Tess Holliday, a size 22, 5-foot-5 inch model, was pictured in a black and white bikini. In 2015, MiLK modeling agency signed Holliday, the first model of her size to be under contract with a major modeling agency.
When the media group attempted to boost its Facebook event’s visibility, the ad was rejected, since it promoted “an idealized physical image.”
Cherchez La Femme producers pressed the tech company, querying why the ad was not approved.
A member of the Facebook Ad Team replied to Cherchez La Femme, noting that the ad violated Facebook’s Health and Fitness Policy. Specifically, the use of Holliday’s image “depicts a body or body parts in an undesirable manner.”
Bigger bodies are just as valid as smaller ones. We all deserve recognition & respect.
— Tess Holliday (@Tess_Holliday) May 23, 2016
On May 19, Cherchez La Femme shared screenshots of the exchanges on their Facebook page, along with a call to share the story.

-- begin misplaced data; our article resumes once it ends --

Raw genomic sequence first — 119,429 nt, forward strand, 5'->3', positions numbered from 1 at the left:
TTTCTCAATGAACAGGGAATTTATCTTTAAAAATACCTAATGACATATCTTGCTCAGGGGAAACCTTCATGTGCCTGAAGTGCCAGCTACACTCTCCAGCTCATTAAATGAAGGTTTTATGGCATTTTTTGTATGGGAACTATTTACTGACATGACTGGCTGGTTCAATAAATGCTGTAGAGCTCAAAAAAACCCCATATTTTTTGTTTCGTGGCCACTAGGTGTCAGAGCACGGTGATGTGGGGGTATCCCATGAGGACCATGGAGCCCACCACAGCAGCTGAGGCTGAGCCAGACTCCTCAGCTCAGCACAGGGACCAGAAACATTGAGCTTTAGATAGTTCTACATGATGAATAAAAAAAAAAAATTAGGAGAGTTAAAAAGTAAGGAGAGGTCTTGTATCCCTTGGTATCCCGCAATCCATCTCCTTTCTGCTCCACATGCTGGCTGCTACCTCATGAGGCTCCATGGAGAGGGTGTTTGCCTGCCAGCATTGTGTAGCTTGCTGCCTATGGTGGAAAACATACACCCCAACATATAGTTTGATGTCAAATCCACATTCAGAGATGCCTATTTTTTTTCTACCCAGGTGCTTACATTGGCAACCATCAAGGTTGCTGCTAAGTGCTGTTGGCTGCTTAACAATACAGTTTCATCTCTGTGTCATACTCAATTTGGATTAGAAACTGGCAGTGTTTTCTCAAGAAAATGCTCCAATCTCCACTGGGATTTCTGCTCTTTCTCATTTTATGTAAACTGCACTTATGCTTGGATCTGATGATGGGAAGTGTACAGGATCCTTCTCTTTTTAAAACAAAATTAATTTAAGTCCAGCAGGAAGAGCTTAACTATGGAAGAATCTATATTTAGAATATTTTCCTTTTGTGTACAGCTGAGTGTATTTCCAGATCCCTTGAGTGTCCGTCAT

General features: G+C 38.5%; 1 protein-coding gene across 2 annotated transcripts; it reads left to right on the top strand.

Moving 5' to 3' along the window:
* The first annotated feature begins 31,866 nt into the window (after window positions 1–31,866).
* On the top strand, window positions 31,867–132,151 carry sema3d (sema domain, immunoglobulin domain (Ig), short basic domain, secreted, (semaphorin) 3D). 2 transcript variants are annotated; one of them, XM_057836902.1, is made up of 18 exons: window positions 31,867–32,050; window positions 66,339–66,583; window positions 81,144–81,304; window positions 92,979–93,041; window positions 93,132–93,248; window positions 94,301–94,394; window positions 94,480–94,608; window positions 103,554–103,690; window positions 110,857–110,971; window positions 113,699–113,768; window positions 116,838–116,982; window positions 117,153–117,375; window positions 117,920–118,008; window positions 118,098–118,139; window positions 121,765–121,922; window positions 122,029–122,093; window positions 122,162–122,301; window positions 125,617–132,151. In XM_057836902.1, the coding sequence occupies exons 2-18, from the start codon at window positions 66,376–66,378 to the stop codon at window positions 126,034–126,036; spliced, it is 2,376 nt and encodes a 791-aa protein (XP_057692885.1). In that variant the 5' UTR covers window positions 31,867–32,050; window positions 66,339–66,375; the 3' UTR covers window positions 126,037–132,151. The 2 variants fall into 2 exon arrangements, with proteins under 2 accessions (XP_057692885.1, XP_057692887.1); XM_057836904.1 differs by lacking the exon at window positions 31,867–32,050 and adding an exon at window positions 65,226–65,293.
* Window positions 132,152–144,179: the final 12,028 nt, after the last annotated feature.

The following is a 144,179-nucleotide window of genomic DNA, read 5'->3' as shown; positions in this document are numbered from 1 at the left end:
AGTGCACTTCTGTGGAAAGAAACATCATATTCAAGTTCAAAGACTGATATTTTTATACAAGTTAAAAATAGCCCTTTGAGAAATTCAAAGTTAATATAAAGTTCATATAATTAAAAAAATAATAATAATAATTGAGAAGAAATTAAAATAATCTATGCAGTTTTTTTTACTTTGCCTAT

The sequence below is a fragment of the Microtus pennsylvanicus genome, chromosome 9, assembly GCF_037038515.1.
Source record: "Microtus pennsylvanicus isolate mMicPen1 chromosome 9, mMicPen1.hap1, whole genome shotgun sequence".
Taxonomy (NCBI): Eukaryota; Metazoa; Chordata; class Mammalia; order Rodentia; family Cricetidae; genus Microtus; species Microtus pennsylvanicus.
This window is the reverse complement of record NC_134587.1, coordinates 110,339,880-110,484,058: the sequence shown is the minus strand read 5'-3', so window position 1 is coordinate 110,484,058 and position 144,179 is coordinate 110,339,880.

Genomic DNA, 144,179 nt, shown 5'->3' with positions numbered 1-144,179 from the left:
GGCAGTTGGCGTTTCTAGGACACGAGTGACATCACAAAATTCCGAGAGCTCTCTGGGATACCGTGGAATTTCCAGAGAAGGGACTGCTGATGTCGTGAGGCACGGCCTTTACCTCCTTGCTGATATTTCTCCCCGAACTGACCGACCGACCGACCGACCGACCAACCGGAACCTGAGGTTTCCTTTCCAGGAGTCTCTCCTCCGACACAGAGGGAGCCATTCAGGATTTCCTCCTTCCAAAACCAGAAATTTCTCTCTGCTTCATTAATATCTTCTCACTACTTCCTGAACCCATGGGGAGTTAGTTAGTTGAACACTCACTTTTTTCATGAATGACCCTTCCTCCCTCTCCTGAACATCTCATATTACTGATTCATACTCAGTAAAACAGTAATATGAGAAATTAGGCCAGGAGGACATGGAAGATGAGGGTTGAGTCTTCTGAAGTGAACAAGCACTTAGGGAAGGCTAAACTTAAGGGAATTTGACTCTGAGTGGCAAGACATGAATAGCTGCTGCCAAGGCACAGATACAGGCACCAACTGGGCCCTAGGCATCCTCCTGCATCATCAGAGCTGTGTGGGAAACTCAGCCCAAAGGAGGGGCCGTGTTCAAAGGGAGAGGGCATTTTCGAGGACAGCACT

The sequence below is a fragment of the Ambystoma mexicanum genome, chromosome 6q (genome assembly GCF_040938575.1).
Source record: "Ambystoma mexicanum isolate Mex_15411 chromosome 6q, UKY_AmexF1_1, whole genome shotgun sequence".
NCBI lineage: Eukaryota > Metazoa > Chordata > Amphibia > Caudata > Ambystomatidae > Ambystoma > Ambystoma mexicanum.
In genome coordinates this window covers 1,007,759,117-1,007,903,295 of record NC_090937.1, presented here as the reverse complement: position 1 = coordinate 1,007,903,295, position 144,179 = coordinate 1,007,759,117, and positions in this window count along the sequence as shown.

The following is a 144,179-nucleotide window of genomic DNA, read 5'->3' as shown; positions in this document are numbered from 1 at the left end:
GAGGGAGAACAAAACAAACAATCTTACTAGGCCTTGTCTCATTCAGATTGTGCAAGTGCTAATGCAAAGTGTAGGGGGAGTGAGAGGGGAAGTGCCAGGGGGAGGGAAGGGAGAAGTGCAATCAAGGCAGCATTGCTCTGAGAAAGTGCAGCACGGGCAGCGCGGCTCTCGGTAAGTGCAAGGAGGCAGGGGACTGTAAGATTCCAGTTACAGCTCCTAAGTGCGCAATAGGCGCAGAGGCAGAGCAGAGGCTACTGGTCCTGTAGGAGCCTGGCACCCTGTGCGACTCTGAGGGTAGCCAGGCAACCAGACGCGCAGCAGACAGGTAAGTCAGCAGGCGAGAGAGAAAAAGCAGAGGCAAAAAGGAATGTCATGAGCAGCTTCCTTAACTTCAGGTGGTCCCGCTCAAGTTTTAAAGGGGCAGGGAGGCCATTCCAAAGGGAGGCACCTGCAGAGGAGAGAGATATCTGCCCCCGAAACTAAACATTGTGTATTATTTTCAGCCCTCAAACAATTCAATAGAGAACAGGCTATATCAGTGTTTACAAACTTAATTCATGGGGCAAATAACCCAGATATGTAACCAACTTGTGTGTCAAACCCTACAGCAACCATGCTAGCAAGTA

Jessamy Gleeson, a co-producer of Cherchez La Femme, told The Guardian that she “was utterly furious. We thought it was really horrible and isolating and alienating.
“Quite simply they need to understand we can use images of fat women to promote women being happy,” Gleeson said.
Facebook was not immediately available for comment, but issued a statement on May 23.
The tech giant said its policies are in place to “help protect the community from offensive ads that can damage their experience on our platform.
“This is not the case here and I’m sorry for our incorrect review,” the Facebook statement said.
Facebook said it evaluates “millions of ads per week and there are instances that we incorrectly disapprove an image that does not violate our policies.”